Uncle David was himself a graduate of 1822 and went, on graduation, to Fort Snelling, Minnesota, which it took him six months to reach. He was obliged to walk three hundred miles on the ice of the Mississippi from Prairie du Chien, Wisconsin. He was in the Fifth Infantry at Fort Dearborn at the mouth of the Chicago River in 1828. Fort Dearborn was a small collection of log huts surrounded by a high palisade, then the only settlement save the house and trading post of John Kinzie, the trader, whose daughter Maria my uncle married and whose family had been saved at the Chicago Indian massacre in 1812.
One night Uncle David heard someone calling from across the Chicago River and, borrowing a Pottawatomie Indian canoe built for one man, paddled across and found it was Lieutenant Jefferson Davis coming from West Point. Making Davis lie down in the bottom of the canoe, he straddled and sat upon him in order to get the center of gravity low enough to carry two men safely in a one-man canoe and ferried him to the other side. The two were warm friends until the Civil War.
Uncle David pointed out to me once the place where he had slept on the floor of the White House guarding Lincoln with other friends of the president, who, fearing his assassination, had rallied about him at Springfield, Illinois, and come on with him as a self-appointed bodyguard to Washington for his inauguration.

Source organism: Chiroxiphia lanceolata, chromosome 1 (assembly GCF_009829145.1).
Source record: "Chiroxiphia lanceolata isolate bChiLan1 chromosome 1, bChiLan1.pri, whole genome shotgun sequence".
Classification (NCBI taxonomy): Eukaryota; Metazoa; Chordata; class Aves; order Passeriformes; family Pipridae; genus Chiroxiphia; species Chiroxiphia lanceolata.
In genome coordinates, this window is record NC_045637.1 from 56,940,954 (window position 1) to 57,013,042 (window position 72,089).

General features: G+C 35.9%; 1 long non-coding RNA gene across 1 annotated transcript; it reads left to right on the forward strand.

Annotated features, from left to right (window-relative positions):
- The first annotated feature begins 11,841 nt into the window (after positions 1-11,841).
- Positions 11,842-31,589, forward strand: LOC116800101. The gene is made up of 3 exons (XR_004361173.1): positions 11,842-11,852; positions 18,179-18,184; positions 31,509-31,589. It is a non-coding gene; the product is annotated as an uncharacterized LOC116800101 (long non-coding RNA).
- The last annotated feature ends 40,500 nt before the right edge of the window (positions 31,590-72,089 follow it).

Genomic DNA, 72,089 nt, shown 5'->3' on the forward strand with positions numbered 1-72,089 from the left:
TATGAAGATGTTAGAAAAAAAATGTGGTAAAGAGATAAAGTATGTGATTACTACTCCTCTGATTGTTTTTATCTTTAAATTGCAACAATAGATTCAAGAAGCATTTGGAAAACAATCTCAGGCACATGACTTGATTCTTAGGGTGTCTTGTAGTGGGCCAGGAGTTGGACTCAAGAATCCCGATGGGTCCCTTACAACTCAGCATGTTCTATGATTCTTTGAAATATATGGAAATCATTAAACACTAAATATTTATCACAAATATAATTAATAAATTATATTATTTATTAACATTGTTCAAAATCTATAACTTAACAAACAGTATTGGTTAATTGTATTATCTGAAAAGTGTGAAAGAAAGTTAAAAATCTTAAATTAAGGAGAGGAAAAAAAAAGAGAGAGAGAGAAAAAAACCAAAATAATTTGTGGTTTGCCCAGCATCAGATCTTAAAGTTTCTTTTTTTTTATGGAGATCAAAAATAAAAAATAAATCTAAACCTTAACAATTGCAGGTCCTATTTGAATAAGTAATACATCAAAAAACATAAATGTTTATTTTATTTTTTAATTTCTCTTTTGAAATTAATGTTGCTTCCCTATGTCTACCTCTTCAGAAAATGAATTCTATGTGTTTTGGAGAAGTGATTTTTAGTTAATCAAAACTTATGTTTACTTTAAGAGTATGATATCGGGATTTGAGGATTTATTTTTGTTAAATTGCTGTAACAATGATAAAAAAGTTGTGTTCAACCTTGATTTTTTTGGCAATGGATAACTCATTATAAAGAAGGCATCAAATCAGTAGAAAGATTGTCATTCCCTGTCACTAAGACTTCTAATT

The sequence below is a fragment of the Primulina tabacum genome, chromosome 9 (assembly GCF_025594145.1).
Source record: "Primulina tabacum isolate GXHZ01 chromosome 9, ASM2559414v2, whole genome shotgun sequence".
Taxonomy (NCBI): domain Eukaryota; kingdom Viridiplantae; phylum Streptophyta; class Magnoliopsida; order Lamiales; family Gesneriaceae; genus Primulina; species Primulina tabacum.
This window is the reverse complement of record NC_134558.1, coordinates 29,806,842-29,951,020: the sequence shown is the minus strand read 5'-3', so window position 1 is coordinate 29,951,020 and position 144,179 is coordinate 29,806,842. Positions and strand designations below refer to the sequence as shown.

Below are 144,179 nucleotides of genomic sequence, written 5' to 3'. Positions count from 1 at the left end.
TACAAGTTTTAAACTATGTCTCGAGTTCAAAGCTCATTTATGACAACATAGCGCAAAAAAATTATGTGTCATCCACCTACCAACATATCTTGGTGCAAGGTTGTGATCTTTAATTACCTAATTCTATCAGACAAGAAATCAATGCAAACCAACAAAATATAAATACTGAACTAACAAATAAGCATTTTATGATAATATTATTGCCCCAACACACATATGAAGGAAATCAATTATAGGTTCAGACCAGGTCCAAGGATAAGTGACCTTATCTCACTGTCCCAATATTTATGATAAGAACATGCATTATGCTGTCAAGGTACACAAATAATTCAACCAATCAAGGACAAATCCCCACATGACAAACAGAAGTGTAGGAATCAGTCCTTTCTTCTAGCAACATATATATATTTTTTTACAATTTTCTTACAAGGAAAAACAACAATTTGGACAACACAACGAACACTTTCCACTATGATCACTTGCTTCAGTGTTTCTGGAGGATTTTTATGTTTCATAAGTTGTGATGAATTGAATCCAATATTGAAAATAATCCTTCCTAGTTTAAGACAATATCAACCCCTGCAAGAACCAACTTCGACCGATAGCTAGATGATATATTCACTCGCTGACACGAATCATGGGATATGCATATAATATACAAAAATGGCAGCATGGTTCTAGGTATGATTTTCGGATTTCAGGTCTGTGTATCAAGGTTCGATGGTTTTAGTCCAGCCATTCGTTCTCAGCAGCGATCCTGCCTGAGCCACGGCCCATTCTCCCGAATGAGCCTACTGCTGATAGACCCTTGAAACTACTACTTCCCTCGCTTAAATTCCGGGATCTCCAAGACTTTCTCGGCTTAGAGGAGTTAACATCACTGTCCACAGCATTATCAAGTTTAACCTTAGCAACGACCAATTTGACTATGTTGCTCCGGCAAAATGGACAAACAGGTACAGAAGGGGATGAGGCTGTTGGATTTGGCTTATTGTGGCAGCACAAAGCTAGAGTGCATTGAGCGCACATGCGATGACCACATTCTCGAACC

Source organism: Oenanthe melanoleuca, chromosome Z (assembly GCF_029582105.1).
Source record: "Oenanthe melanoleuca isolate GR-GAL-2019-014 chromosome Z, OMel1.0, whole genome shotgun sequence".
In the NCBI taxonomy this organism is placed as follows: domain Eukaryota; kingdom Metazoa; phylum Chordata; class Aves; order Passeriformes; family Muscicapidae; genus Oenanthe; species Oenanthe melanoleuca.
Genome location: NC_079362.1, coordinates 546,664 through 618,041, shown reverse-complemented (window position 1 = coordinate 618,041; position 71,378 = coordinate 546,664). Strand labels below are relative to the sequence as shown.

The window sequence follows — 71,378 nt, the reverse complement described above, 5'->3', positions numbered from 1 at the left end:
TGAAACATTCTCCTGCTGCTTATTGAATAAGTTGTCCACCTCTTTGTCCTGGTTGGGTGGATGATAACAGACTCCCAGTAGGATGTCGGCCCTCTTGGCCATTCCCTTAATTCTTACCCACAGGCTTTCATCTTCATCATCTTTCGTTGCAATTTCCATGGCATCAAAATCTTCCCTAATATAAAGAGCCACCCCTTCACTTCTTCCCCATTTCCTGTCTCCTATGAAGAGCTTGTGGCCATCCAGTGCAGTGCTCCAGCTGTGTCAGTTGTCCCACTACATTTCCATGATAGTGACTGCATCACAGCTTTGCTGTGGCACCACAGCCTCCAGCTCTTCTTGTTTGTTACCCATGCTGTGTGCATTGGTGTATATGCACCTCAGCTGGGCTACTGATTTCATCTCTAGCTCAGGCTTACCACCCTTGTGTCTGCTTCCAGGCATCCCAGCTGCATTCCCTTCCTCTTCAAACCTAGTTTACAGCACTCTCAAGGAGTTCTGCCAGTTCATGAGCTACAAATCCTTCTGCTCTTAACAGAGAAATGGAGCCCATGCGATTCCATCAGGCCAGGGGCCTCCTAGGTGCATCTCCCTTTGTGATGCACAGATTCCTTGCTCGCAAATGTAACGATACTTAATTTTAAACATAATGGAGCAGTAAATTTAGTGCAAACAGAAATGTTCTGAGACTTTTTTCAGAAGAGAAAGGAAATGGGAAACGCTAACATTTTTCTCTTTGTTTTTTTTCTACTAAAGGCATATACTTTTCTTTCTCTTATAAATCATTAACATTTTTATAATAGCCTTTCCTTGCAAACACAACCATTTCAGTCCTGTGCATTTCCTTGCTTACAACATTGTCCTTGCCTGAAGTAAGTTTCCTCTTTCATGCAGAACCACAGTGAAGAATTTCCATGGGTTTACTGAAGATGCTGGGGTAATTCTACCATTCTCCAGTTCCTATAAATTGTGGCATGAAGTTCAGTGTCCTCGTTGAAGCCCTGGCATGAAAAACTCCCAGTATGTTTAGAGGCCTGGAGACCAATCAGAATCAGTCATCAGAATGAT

My mother, Mary Elizabeth Hodge, was born in the old house in 1825 and died in Prince ton in 1899. She married my father, the Rev. William McKendry Scott, upon his graduation at the Prince ton Seminary and went to live with him at Danville, Kentucky, where he was a professor at Centre College and pastor of the Presbyterian Church. Here their first four children were born: Charles Hodge, John Bayard, Mary Blanchard, and myself, born September 22, 1853, and named after my grand father's brother, Dr. Hugh Lenox Hodge of Philadelphia. John Bayard and Mary Blanchard died in infancy at Danville. In 1856 my father was called to the pastorate of the Seventh Presbyterian Church at Cincinnati, where my brother William was born in 1857. In 1859 the Presbyterian General Assembly elected my father professor at the Northwestern Seminary at Chicago, later called McCormick Seminary. My father's father, William Scott, migrated from the north of Ireland in 1798 and settled on a farm at Mount Pleasant, Jefferson County, Ohio, where he raised a well-to-do family prominent in their section. He died in 1851 at the age of seventy-five.
My mother came from a family of students leading sedentary lives with indoor tastes and could never understand my passion for the outdoors and for hunting and fishing, inherited from my father, who during his youth in Ohio had been a very noted shot with the squirrel rifle. She looked upon me very much as a hen would look at a duckling she had hatched and upon my tastes as a tendency toward wildness, which ought to be suppressed until advised by a brother that I was following my strongest instincts in a perfectly innocent way and that by interfering she might divert me to something harmful. She was always afraid that I might shoot someone accidentally, and, although the gun was there, I was not allowed to use it until my fifteenth birthday when I was supposed to have arrived at some degree of discretion. So until that time I had to content myself with a bow and arrow made by myself, with which I became extremely skillful.